14 Serve leftover salad leaves by wilting them on the plate under a cooked fillet of fish.

15 Don’t chuck the tough stalks from greens – slowly braise them in stock for a tasty side.

16 Slightly overripe avocados are great for guacamole, or freeze yours whole, half or diced and mashed with a squeeze of lemon to be used at a later date.

17 Tomatoes, peppers and cucumbers which need using make a great homemade salsa.

18 Roughly chop any remaining coriander leaves and stalks, then freeze them to add to future cooking straight from frozen.

19 Asparagus stays fresher for longer if you stand spears in a glass with 2.5cm water, cover loosely with a plastic bag and keep chilled.

20 If you have a big bag of spinach, wilt it down in a little butter while super-fresh – it’ll keep for longer in the fridge.

21 Make a veggie stock. Save scraps – like the butts and peelings of carrots, papery garlic skins and pepper cores – in the freezer or for a few days in the fridge. Then simmer with a bay leaf and any herbs lying around.

22 Reuse your juicer pulp. For veg such as celery and carrot, leftover pulp makes a great base for soups and stews. Just fry in a little olive oil with onion and garlic.

23 Store soft herbs like parsley and coriander in a jar or glass with 2.5cm water in the fridge, or at room temperature for basil.

24 Once the last gherkin has been eaten, don’t discard the brine – cut a cucumber in half lengthways and slice. Fill the jar, ensuring the cucumber is completely covered in the liquid, then pop in the fridge, and after a couple of days you’ll have pickled cucumber.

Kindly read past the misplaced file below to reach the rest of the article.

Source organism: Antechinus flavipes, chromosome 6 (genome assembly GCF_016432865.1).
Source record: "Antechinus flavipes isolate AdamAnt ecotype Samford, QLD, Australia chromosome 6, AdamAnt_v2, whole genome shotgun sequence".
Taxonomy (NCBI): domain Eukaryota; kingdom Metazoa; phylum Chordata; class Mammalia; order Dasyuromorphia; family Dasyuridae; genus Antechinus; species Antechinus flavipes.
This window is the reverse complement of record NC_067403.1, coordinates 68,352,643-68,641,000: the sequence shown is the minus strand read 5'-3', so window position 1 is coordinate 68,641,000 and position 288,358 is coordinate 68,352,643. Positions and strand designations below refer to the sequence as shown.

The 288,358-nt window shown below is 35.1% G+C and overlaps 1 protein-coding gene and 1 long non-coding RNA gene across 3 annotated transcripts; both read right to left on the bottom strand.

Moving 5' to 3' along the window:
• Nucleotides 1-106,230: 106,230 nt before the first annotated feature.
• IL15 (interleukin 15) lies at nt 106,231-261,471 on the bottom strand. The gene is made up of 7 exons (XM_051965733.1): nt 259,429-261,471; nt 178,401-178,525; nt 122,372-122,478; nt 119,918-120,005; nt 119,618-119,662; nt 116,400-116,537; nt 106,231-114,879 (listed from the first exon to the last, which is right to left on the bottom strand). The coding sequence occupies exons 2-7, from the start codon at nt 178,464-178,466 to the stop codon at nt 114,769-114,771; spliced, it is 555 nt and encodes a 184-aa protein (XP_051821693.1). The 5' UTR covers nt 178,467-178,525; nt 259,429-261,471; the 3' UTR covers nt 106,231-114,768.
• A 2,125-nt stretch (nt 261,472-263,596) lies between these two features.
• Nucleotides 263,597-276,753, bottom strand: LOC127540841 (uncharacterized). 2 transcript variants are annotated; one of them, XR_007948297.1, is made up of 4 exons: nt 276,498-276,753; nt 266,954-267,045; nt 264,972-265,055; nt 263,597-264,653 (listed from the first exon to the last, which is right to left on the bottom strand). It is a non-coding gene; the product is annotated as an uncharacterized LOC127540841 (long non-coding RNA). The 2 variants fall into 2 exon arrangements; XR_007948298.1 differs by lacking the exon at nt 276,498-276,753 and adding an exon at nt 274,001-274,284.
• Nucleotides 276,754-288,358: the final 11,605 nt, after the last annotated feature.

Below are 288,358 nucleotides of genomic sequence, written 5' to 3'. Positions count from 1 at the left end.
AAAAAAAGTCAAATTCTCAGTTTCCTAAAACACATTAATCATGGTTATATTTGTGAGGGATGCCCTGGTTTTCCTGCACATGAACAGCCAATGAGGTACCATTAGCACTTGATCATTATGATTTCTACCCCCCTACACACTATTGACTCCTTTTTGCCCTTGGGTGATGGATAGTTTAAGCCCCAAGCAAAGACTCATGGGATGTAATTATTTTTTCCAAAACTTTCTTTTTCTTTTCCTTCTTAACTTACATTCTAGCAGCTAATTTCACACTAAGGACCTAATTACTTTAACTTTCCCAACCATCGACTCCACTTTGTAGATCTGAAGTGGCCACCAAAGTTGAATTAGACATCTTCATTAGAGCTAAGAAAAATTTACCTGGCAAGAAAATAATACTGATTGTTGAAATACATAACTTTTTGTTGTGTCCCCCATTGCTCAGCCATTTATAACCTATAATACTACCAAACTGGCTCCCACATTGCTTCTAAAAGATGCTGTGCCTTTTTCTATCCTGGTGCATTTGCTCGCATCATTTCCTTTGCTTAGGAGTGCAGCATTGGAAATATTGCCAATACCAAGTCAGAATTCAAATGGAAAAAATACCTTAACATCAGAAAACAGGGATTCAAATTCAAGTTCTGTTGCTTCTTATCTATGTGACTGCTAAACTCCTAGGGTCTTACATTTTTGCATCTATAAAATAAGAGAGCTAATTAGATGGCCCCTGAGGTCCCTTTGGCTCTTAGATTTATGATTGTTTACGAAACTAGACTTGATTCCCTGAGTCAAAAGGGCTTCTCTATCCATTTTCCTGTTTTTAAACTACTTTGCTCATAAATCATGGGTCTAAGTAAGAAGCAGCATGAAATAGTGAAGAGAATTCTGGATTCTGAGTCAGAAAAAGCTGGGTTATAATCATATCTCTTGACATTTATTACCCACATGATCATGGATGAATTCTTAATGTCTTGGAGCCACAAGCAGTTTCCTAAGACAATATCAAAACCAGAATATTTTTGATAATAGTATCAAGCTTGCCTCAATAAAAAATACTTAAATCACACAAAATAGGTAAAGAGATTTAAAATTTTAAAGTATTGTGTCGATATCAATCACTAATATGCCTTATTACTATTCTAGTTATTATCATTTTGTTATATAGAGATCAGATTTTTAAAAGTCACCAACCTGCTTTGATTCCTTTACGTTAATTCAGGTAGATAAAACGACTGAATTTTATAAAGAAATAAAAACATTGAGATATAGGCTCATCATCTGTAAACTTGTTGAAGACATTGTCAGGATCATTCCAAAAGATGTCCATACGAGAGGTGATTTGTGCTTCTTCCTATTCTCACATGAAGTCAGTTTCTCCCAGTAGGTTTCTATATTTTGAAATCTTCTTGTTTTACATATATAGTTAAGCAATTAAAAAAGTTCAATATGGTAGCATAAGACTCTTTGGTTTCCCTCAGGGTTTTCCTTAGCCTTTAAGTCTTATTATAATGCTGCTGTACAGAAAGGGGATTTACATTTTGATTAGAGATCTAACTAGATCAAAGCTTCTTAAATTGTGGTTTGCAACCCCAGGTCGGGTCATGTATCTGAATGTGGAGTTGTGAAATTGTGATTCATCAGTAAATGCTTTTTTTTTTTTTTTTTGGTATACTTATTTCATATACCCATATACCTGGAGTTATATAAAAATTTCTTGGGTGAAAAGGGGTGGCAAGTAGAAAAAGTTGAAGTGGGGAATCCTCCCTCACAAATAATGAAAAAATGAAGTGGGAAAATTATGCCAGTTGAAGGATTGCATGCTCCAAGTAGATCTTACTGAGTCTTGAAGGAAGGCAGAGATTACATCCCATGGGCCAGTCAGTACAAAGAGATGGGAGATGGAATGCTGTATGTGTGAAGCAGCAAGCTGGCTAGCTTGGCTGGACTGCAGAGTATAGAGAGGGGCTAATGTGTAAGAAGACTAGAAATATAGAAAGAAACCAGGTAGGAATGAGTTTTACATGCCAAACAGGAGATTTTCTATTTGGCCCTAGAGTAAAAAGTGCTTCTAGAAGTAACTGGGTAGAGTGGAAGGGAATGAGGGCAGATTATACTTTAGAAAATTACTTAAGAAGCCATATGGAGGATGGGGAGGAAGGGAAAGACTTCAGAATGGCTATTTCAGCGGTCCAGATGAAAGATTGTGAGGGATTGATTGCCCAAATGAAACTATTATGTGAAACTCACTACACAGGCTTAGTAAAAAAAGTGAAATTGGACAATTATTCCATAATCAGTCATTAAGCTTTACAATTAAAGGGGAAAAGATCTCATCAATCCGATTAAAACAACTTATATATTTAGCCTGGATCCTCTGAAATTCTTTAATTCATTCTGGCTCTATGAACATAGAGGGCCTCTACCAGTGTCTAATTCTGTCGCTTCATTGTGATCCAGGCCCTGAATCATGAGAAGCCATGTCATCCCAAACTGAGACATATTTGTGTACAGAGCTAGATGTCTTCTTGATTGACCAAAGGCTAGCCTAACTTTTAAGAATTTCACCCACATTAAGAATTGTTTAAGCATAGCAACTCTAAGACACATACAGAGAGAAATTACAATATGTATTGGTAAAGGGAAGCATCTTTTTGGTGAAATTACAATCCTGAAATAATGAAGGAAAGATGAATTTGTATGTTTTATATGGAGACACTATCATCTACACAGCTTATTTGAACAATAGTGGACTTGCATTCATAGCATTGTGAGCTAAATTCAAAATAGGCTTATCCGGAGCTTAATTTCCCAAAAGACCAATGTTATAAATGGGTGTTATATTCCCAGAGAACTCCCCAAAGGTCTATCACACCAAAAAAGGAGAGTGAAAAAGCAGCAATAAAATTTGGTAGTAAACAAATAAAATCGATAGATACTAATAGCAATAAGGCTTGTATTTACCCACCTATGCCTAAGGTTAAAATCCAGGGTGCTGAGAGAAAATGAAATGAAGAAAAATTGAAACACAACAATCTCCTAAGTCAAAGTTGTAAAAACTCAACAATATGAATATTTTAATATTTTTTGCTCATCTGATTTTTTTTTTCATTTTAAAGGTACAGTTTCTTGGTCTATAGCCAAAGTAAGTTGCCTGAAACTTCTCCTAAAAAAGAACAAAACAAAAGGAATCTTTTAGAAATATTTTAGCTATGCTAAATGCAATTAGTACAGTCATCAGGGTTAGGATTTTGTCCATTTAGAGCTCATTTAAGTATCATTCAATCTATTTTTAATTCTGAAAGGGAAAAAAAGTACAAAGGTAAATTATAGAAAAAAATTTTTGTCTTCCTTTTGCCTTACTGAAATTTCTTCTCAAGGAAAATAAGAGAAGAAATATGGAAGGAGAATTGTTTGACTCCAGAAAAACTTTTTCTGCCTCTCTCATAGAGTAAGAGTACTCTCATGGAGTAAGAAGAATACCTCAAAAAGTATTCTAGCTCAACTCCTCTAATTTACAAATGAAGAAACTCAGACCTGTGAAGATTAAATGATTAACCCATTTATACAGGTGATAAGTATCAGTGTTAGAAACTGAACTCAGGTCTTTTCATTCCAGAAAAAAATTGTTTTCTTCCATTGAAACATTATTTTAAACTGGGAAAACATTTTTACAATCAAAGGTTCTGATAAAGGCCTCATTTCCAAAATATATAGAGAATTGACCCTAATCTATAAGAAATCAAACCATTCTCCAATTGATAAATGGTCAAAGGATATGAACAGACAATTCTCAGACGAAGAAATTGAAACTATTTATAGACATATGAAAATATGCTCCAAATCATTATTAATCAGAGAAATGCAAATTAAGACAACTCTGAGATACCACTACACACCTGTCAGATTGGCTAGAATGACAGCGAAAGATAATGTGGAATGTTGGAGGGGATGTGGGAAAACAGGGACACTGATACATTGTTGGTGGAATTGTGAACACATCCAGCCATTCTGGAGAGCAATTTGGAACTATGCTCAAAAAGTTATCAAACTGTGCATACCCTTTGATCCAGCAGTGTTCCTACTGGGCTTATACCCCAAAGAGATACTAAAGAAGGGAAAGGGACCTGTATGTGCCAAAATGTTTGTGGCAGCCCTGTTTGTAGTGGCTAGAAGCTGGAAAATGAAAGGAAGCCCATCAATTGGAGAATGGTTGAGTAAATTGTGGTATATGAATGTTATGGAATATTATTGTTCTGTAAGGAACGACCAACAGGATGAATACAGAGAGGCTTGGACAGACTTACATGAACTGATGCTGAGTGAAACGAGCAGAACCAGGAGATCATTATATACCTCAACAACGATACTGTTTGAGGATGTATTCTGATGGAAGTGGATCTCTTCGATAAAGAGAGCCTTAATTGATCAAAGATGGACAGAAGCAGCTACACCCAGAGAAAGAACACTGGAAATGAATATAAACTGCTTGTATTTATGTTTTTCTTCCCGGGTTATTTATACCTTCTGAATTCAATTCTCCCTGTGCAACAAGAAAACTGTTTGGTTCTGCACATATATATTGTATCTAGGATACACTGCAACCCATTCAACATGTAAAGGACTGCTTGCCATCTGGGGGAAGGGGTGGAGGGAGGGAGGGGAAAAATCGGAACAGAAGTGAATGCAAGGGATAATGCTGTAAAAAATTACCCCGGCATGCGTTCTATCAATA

25 There’s no need to throw away watercress stalks – they have a deliciously peppery flavour. Try finely chopping them to stir through a tomato pasta sauce, or fold into mayonnaise to serve alongside chicken or fish.

26 When you have accumulated enough valuable scraps, whether they are meat or vegetables, remember that you can freeze them to make a nice broth, soup or stew another day.

 
Waitrose
There’s no need to throw away watercress stalks – they have a deliciously peppery flavour.”
 

ROOTS AND OTHER VEG

27 Root veg going to waste? Slice thinly and deep-fry in 190ºC oil until golden. Season with salt for chunky homemade crisps.

28 Revive and crisp carrots by cutting a slice off the bottom and placing them in a glass of water.

29 Forget about peeling your spuds or indeed any veg, which avoids waste and saves money and time, while providing extra nutrients.

30 If you are keen to peel your spuds, make potato peel fries. Drop the peelings into a bowl of cold water to prevent them from turning brown and to rinse off the excess starch. Pat dry on kitchen paper, then deep fry in vegetable oil until crisp. Serve with a simple soured cream and chive dip.